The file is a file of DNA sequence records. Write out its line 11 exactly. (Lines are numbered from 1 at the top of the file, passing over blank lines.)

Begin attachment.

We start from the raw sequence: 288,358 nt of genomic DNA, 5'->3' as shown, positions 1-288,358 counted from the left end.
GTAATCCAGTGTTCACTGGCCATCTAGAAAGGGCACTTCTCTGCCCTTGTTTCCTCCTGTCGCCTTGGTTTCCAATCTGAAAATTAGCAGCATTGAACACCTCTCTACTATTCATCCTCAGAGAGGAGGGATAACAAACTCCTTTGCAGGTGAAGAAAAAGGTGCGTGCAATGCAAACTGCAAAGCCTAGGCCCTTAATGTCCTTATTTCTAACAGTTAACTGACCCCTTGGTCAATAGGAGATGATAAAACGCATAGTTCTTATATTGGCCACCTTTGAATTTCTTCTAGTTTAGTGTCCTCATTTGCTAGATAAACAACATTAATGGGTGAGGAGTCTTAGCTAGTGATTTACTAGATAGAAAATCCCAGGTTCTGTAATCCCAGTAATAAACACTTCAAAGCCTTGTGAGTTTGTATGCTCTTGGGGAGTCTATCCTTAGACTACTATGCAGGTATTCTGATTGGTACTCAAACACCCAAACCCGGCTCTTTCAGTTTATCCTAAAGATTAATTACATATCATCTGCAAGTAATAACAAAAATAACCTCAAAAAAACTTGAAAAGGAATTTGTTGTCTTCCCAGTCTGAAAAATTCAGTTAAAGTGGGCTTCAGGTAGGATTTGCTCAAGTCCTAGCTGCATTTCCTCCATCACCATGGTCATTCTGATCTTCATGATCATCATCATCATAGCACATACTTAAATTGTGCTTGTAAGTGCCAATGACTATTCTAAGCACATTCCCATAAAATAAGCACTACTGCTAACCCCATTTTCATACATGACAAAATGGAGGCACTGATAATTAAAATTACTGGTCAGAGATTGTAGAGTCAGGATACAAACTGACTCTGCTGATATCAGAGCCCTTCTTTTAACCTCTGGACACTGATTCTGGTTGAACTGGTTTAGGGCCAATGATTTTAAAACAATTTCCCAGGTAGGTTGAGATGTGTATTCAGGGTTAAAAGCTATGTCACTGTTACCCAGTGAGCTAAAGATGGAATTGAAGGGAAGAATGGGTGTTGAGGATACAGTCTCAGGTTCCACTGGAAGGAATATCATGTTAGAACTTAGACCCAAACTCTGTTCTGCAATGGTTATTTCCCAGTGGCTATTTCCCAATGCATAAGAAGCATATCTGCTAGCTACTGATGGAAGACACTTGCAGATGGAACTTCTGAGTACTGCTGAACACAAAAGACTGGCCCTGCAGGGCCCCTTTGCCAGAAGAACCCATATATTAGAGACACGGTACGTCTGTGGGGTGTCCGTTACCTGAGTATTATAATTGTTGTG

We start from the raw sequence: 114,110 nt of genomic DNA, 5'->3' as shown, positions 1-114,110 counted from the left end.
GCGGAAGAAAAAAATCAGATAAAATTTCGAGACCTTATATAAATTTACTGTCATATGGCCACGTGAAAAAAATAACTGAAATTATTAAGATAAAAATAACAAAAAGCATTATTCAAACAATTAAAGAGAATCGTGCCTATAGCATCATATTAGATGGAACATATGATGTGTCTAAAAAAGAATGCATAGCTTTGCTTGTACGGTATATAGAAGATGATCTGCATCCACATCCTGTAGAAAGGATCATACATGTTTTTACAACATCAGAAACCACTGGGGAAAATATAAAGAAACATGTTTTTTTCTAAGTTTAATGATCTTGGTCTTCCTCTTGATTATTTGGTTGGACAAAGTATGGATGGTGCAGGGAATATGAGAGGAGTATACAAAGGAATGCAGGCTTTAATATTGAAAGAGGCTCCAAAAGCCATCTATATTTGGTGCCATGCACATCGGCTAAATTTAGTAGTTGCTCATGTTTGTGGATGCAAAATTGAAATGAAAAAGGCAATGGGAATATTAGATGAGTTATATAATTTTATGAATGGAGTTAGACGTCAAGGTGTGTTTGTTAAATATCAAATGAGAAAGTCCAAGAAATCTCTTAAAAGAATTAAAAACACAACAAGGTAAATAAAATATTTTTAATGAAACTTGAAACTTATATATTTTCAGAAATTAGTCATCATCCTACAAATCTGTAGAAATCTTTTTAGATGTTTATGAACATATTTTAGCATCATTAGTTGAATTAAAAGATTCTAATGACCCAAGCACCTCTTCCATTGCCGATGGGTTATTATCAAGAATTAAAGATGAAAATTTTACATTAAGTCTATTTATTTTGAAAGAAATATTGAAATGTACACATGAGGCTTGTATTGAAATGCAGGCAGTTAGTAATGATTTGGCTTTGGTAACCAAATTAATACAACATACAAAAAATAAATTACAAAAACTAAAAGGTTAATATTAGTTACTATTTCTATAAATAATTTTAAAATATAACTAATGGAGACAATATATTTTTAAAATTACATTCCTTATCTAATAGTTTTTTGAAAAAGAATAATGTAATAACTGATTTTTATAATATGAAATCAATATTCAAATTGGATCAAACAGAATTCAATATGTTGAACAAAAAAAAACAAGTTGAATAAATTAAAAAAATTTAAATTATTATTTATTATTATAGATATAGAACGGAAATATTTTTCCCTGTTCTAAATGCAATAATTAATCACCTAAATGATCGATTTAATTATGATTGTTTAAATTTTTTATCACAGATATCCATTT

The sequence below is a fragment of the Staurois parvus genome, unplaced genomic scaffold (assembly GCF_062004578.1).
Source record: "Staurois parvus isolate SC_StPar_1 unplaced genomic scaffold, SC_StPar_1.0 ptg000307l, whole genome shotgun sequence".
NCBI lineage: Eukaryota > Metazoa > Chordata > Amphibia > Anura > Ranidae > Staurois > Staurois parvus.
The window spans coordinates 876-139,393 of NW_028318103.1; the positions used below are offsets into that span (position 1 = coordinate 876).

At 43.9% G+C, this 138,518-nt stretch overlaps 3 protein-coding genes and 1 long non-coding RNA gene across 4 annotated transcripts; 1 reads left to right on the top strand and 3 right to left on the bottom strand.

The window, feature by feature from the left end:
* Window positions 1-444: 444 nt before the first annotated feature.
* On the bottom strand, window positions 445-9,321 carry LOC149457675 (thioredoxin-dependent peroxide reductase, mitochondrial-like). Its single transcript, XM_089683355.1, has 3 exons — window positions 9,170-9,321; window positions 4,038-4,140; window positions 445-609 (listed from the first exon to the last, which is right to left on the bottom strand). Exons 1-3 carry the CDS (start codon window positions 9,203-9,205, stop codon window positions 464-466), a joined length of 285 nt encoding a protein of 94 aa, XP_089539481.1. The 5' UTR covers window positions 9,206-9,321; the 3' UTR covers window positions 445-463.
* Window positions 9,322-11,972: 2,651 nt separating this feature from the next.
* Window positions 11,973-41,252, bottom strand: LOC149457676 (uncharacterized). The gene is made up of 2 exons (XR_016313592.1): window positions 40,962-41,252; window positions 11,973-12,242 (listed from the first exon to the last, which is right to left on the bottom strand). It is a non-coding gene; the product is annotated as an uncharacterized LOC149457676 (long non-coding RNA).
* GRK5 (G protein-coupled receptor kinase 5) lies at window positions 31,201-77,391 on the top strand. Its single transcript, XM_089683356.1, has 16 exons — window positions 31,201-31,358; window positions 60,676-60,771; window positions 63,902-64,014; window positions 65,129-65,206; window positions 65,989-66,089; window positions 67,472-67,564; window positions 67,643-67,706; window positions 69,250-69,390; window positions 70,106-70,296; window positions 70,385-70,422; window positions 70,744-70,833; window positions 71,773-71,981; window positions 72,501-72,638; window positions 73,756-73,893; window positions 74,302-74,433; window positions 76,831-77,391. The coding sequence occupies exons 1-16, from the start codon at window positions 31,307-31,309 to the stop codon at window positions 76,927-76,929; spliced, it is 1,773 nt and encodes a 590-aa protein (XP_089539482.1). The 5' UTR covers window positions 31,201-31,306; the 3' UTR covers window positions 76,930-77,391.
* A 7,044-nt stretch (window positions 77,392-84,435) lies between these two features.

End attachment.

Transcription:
* Window positions 1-444: 444 nt before the first annotated feature.